Of the 3,205 genes in the data set, 13 contain causal SNPs, leaving 3,192 nonrisk genes. We define a spuriously associated gene as any nonrisk gene that is identified as significantly (p < 0.05) associated with the phenotype in at least 16 of the 200 replicates for the gene-based collapsing methods. We found that 980 genes were spurious.


Step 1: gene-based tests

The FPRs of the four gene-based tests are shown in Table 1. For all collapsing methods, the FPR is inflated (0.087–0.108). After excluding the spurious genes, the FPR drops, but it is still slightly inflated (0.052–0.60). The FPR is well maintained using permutations.

Table 1 False positive rates at a nominal significance level of 0.05 in step 1

The power to detect the 13 genes using the collapsing methods in step 1 is shown in Table 2. The overall power of using the two CMC tests is similar and is generally higher than or comparable to that of the weighted-sum methods. Two genes, VNN1 and VNN3, are easily picked up at a significance level of 0.05, especially using the CMC methods. Four other genes that have fair power (≥0.4) are GCKR, PDGFD, SIRT1, and SREBF1.

Table 2 Power to detect the risk genes for Q2 in step 1

Step 2: gene set tests

We calculated the FPRs for the enrichment tests by using the proportion of signals in the 200 random gene sets at a significance level of 0.05 and averaging over 25 replications (Table 3). Both methods tend to give inflated rates to some extent whether spurious genes are included or not, although excluding them did produce better results (reducing FPR by 12.4% on average).

Table 3 False positive rates of VSEA at a nominal significance level of 0.05 in step 2

After adjusting the gene test statistics for their size and linkage disequilibrium structure in VSEA, we found that, when checking power, the gene set enrichment tests outperformed the straightforward GSEA in all situations (Figure 1). This result held no matter whether spurious genes were present or not, whether noise genes were included or true risk genes were left out, and whether the gene-level test used the CMC method or the weighted-sum method. When using the CMC methods and excluding spurious genes, VSEA achieves 100% power to detect the Q2 risk genes (p < 0.05), even when up to 10 random noise genes were included in the gene set. Moreover, the FPR of VSEA to find the reference Q1 risk gene set was always below the nominal 0.05.

Figure 1
figure 1

Power of two types of gene set enrichment tests in step 2 Gene set enrichment analysis aggregates the results of gene-based tests for a group of genes. We tested the 13 genes contributing to the Q2 phenotype and used the genes for the Q1 phenotype as a negative reference. Noise was introduced to the Q2 genes by adding 5, 10, 15, and 20 genes. Also, in the last two gene sets part of the true signals was ignored by randomly excluding 5 or 10 risk genes. Power is shown for two types of enrichment tests: GSEA (without adjusting the gene-level test scores) and VSEA (gene scores adjusted). Tests were performed before (dashed lines) and after (solid lines) excluding spurious genes. These gene set tests were based on four gene-level tests (CMC-1, CMC-count, WeightSum1, and WeightSum2).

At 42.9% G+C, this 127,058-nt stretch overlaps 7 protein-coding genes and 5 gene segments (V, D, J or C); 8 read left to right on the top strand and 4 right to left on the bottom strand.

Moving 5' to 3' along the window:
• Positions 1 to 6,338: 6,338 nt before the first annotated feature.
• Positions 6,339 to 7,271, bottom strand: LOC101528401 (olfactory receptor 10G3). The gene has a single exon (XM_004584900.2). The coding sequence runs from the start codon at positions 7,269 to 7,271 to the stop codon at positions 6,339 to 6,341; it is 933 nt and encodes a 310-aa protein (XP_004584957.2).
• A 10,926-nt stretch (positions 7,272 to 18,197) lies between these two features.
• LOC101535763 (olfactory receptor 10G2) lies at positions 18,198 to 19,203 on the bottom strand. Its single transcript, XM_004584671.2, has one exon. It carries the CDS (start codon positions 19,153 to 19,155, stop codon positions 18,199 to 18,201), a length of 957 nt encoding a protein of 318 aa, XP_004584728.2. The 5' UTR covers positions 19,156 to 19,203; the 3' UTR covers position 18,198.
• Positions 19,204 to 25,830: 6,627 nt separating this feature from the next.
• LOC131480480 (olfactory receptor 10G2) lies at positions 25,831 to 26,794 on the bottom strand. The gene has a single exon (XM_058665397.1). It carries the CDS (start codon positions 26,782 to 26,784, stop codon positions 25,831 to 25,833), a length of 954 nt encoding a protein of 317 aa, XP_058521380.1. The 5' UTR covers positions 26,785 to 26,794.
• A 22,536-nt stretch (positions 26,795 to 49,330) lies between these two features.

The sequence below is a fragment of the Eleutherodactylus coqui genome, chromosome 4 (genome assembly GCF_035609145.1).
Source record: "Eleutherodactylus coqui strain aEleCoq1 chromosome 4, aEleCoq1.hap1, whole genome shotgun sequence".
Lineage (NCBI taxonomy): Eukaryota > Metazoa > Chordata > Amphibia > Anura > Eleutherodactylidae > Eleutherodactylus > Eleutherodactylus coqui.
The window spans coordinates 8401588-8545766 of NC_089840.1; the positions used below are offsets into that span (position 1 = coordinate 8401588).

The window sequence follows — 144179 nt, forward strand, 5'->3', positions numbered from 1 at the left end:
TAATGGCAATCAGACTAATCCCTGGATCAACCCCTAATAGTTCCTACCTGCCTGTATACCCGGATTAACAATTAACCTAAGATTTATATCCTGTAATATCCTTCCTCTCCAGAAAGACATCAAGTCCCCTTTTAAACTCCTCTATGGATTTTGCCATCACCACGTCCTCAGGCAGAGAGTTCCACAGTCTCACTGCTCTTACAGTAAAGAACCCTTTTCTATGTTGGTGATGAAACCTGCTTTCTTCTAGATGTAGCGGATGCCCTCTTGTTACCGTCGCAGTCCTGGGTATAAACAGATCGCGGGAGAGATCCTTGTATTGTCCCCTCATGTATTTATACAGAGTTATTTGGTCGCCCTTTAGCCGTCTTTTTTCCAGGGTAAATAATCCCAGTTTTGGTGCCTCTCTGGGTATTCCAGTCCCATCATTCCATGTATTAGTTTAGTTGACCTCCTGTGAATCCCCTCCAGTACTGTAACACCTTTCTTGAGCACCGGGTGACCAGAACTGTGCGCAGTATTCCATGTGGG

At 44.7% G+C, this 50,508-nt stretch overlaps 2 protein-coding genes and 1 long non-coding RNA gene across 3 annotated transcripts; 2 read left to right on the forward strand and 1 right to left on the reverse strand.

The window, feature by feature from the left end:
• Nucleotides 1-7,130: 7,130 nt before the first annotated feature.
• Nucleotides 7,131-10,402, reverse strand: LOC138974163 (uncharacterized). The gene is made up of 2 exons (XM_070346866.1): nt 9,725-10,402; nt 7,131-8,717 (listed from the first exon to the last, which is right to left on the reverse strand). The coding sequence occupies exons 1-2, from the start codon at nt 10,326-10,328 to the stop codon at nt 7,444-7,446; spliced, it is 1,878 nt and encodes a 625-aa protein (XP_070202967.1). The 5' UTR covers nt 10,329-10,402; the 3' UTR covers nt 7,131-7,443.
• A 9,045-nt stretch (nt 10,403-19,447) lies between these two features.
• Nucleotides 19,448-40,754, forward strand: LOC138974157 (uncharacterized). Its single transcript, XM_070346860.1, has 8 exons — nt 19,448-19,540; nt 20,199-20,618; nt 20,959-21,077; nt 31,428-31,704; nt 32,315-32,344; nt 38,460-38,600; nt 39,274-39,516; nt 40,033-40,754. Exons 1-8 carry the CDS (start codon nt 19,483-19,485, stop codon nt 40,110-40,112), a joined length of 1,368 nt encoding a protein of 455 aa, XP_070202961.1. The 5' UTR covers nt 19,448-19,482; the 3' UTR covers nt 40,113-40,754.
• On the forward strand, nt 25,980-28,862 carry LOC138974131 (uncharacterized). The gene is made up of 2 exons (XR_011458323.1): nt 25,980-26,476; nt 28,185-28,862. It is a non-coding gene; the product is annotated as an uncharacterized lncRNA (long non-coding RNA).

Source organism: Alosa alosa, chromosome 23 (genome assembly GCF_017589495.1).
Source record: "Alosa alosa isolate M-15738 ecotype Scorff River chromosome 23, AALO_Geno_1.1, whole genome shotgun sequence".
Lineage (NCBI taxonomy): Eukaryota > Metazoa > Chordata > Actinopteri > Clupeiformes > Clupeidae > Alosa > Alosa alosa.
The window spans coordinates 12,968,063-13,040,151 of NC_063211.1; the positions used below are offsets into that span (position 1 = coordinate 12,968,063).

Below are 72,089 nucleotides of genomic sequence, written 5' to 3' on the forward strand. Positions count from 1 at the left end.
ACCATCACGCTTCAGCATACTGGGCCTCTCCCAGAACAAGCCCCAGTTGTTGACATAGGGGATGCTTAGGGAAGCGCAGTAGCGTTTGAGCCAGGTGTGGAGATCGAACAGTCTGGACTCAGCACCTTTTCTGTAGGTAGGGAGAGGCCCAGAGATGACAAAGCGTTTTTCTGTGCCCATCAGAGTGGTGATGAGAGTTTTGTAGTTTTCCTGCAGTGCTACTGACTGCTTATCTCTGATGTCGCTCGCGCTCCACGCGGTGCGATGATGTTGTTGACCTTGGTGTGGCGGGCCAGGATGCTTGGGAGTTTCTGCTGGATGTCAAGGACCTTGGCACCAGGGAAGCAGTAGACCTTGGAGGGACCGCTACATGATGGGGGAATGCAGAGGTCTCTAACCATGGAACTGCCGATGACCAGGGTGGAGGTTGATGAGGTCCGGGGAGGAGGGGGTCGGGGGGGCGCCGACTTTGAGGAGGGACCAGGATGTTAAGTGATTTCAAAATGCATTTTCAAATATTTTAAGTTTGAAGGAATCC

When noise genes were included in the risk gene set or true risk genes were left out, both VSEA and GSEA suffered from power loss. For VSEA, when using the CMC methods and excluding spurious genes, the power remained as high as 0.88 when 20 noise genes were included, but power was reduced to about 50% when only 3 risk genes were included. Also, removing spurious genes improved the power of both VSEA and GSEA.

Discussion and conclusions

We tested an improved method for enrichment analysis on top of gene-based collapsing methods for combining association signals across multiple genes. We compared the performance of the new method, which uses two collapsing methods to deal with the problem of small effects of rare variants, with two methods for gene set enrichment analysis and demonstrated the importance of normalizing gene-level test results. In the gene-level analysis, the CMC method performs slightly better than the weighted-sum method. It is worth noting that the weighted-sum method was originally proposed for case-control data with a rank sum test, and we tested association of the weighted sum with phenotype in order to extend it to quantitative trait analysis. At the gene set level, VSEA clearly outperformed direct application of conventional GSEA without normalization. The result shows that normalization of gene-based statistics is essential in gene-set-based enrichment analysis. Furthermore, the two-step approach of combining single rare variants across multiple genes clearly outperforms testing individual genes separately.

Data quality is an important issue no matter what method is used in the gene-level and gene-set-level tests. We observed inflated FPR in all our analysis methods when “dirty” data were used. However, after excluding spurious genes, the FPR dropped to close to a nominal level for both the gene-based tests and the gene set enrichment tests, and the FPR for the gene set methods was only slightly higher than the FPR for the gene-based tests. The fact that the FPR is still slightly inflated could be due to the complexity of the data. For example, we considered only the effect of spurious genes that have excessive correlation with true risk genes; the cryptic population structure observed by other GAW17 contributors was not addressed.

Finally, an important practical issue in successfully applying a gene-set-based strategy is to have a correct list of promising gene sets to begin with. Although many data-driven approaches have been proposed recently to create such a list, it is beyond the scope of this report and certainly warrants further investigation.


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This research is supported in part by National Institutes of Health (NIH) grants HL091028 and HL071782 and by American Heart Association (AHA) grant 0855626G. Genetic Analysis Workshop 17 was supported by NIH grant R01 GM031575.

This article has been published as part of BMC Proceedings Volume 5 Supplement 9, 2011: Genetic Analysis Workshop 17. The full contents of the supplement are available online at

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Correspondence to C Charles Gu.

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WY developed method, performed analysis, and drafted the manuscript. CCG developed the concept, participated in analysis, revised the manuscript critically, and gave final approval for publication. All authors read and approved the final manuscript.

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Yang, W., Gu, C.C. Enrichment analysis of genetic association in genes and pathways by aggregating signals from both rare and common variants. BMC Proc 5 (Suppl 9), S52 (2011).